Émile Henri Bernard (28 April 1868 – 16 April 1941)
Born in 1868 in France, Emile Bernard is credited with Cloisonnism, a style simplified decorative art that used thick black lines to enclose flat areas with vivid and bold colors, while in Pont-Aven. Additionally, he worked alongside Paul Gauguin to produce a style known as Synthetism, a style that synthesizes the form of a painting with the feeling or theme of the subject. He studied at Ecole des Arts Decoratifs, but was suspended as the result of “showing expressive tendencies in his paintings”. He also joined Fernand Cormon’s studio where he became friends with Vincent van Gogh, Eugene Boch, Gauguin, and Cezenne.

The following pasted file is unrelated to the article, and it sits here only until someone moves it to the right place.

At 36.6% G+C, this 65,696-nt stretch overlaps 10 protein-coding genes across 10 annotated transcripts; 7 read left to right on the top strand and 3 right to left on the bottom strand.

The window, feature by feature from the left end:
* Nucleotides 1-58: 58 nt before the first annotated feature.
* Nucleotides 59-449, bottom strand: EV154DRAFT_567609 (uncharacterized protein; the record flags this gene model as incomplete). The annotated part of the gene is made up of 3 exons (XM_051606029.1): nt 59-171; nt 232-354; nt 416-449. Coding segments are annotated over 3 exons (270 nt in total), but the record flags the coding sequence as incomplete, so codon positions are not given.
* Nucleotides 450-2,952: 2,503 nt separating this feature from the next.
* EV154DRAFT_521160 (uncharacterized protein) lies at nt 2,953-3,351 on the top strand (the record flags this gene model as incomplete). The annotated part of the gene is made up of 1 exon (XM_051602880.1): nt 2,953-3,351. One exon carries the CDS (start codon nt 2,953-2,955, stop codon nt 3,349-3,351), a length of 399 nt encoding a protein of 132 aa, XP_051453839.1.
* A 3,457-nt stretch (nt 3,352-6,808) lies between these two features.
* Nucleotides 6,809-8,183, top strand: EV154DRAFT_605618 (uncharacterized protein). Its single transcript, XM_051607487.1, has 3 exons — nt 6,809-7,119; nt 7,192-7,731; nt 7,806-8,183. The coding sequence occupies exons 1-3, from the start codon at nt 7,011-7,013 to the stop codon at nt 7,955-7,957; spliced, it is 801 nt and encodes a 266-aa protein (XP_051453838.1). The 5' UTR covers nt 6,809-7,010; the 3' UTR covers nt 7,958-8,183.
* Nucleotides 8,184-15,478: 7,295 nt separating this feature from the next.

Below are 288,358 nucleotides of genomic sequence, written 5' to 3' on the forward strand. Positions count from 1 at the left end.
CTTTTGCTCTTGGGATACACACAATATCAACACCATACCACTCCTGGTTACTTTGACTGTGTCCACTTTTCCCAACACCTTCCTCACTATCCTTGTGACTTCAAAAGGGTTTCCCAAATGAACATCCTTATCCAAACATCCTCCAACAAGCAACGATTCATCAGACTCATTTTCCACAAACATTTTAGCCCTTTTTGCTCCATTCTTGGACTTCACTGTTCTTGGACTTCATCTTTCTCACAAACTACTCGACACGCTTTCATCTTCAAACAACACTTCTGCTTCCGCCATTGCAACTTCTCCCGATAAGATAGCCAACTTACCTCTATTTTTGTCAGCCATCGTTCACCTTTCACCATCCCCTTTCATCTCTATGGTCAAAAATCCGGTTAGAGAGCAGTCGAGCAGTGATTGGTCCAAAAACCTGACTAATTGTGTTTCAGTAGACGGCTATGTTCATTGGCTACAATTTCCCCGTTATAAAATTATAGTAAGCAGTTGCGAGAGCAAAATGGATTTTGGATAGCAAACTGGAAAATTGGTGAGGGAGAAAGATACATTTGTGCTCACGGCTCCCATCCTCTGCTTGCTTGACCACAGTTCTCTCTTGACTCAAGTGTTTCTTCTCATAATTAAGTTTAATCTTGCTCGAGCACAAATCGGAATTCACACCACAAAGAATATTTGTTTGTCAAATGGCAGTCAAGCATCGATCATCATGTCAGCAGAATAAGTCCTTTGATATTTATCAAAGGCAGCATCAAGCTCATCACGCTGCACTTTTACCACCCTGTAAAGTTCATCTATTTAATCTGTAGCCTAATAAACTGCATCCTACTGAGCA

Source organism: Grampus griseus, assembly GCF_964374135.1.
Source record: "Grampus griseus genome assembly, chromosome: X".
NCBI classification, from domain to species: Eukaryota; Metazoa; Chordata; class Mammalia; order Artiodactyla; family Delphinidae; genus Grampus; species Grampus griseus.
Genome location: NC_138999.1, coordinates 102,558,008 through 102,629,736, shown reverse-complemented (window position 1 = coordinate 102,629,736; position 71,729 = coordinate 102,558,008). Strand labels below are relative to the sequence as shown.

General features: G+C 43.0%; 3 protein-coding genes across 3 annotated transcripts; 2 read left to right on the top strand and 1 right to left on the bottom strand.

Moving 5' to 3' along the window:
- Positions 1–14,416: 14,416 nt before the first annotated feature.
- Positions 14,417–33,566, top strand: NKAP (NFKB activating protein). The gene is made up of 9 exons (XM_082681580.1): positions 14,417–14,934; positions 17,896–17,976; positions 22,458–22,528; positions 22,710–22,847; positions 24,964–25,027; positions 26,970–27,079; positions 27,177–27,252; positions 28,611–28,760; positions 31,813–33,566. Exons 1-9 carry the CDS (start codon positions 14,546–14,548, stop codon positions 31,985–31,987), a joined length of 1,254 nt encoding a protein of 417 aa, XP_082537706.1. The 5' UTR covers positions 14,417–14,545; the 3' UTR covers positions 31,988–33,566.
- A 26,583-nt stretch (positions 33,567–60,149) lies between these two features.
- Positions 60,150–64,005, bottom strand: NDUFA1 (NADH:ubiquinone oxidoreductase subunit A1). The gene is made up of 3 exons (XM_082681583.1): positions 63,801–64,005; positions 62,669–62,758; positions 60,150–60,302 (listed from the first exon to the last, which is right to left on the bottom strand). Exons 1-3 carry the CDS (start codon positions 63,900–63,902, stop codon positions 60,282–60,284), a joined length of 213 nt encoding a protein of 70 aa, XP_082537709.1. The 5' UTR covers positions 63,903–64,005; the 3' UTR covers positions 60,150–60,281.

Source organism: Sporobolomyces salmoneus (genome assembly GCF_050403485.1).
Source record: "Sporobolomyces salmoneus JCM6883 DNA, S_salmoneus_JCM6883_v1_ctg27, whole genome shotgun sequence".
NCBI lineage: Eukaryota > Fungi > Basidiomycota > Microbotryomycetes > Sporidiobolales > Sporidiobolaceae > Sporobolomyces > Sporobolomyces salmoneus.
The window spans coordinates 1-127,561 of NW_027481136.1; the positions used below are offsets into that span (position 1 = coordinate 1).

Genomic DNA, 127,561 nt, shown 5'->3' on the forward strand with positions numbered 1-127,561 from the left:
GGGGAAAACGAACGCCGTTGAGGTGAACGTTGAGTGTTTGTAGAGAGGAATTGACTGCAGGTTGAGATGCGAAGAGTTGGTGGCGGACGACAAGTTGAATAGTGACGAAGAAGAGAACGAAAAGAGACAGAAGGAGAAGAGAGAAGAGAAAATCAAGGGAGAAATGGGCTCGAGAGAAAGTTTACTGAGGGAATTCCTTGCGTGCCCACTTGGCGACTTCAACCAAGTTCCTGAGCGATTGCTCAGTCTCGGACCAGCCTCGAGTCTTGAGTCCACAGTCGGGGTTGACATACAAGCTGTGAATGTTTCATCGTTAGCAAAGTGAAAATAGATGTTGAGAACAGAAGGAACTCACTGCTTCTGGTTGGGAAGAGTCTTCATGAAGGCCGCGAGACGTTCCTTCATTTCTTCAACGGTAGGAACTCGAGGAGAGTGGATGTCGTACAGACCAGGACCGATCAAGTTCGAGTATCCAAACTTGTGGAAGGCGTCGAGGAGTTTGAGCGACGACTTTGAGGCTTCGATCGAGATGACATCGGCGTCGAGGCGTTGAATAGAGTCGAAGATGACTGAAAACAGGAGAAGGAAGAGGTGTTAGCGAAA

Over time, he traveled and settled in Egypt, where he focused his career on writing, as well as studying philosophy and religious mysticism. He also became interested in tapestry art, wood carving, and Japanese woodcuts.
Most of Bernard’s most famous works were created early in his career and include La Grandmere (1887), “Breton Women in a Green Pasture” (1888), and Buckwheat Harvesters at Pont Aven (1888). He is considered a significant contributor in the field of modern art He died in 1941 while living in Egypt.
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